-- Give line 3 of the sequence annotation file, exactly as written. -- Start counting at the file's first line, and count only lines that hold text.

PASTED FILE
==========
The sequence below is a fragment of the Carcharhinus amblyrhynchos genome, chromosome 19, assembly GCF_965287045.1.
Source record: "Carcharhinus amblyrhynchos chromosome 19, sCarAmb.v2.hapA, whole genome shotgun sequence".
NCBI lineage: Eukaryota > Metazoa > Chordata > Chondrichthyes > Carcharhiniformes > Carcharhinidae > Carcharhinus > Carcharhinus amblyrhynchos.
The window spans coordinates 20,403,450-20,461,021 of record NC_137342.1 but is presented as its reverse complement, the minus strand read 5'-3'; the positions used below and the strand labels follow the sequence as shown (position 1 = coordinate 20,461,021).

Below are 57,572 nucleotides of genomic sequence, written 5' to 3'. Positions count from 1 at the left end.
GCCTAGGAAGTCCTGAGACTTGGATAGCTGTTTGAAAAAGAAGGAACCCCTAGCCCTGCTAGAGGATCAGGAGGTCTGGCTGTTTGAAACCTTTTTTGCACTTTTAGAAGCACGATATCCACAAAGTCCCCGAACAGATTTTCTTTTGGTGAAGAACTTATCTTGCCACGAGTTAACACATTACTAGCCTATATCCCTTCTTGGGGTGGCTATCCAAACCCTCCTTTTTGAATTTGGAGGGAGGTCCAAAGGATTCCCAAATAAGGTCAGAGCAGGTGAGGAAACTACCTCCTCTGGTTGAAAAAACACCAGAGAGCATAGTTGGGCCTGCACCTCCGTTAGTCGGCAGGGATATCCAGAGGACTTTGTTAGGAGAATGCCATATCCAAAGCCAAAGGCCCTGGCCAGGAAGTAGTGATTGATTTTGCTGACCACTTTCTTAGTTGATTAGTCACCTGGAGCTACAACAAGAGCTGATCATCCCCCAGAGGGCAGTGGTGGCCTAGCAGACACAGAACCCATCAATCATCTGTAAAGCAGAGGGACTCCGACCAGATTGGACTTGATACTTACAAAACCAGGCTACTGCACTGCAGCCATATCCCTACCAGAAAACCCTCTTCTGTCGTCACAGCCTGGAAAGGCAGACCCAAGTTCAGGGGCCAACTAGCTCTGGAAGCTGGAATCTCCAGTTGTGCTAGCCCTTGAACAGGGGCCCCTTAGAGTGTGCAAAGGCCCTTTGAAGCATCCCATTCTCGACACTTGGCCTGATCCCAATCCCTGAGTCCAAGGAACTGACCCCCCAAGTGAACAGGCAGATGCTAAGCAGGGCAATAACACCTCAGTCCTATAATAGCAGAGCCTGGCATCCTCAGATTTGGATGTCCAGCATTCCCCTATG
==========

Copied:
NCBI lineage: Eukaryota > Metazoa > Chordata > Chondrichthyes > Carcharhiniformes > Carcharhinidae > Carcharhinus > Carcharhinus amblyrhynchos.